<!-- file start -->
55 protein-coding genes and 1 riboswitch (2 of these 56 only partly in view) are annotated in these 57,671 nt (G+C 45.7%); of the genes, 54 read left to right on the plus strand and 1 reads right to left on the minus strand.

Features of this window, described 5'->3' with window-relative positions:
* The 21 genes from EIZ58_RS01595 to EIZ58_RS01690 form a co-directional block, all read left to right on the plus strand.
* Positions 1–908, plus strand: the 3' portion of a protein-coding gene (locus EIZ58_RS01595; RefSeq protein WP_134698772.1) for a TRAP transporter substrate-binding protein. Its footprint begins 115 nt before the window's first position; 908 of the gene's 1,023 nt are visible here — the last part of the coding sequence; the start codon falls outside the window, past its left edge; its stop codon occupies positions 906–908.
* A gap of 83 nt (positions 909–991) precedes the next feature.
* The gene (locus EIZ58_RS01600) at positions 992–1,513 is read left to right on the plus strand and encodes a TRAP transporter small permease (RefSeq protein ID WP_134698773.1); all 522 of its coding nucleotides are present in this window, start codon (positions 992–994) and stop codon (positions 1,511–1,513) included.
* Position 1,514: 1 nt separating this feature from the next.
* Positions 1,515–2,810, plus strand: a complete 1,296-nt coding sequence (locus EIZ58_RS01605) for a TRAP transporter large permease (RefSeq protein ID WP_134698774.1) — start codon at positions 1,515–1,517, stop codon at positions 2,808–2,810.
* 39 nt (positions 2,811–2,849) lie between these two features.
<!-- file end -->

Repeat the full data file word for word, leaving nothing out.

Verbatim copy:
55 protein-coding genes and 1 riboswitch (2 of these 56 only partly in view) are annotated in these 57,671 nt (G+C 45.7%); of the genes, 54 read left to right on the plus strand and 1 reads right to left on the minus strand.

Features of this window, described 5'->3' with window-relative positions:
* The 21 genes from EIZ58_RS01595 to EIZ58_RS01690 form a co-directional block, all read left to right on the plus strand.
* Positions 1–908, plus strand: the 3' portion of a protein-coding gene (locus EIZ58_RS01595; RefSeq protein WP_134698772.1) for a TRAP transporter substrate-binding protein. Its footprint begins 115 nt before the window's first position; 908 of the gene's 1,023 nt are visible here — the last part of the coding sequence; the start codon falls outside the window, past its left edge; its stop codon occupies positions 906–908.
* A gap of 83 nt (positions 909–991) precedes the next feature.
* The gene (locus EIZ58_RS01600) at positions 992–1,513 is read left to right on the plus strand and encodes a TRAP transporter small permease (RefSeq protein ID WP_134698773.1); all 522 of its coding nucleotides are present in this window, start codon (positions 992–994) and stop codon (positions 1,511–1,513) included.
* Position 1,514: 1 nt separating this feature from the next.
* Positions 1,515–2,810, plus strand: a complete 1,296-nt coding sequence (locus EIZ58_RS01605) for a TRAP transporter large permease (RefSeq protein ID WP_134698774.1) — start codon at positions 1,515–1,517, stop codon at positions 2,808–2,810.
* 39 nt (positions 2,811–2,849) lie between these two features.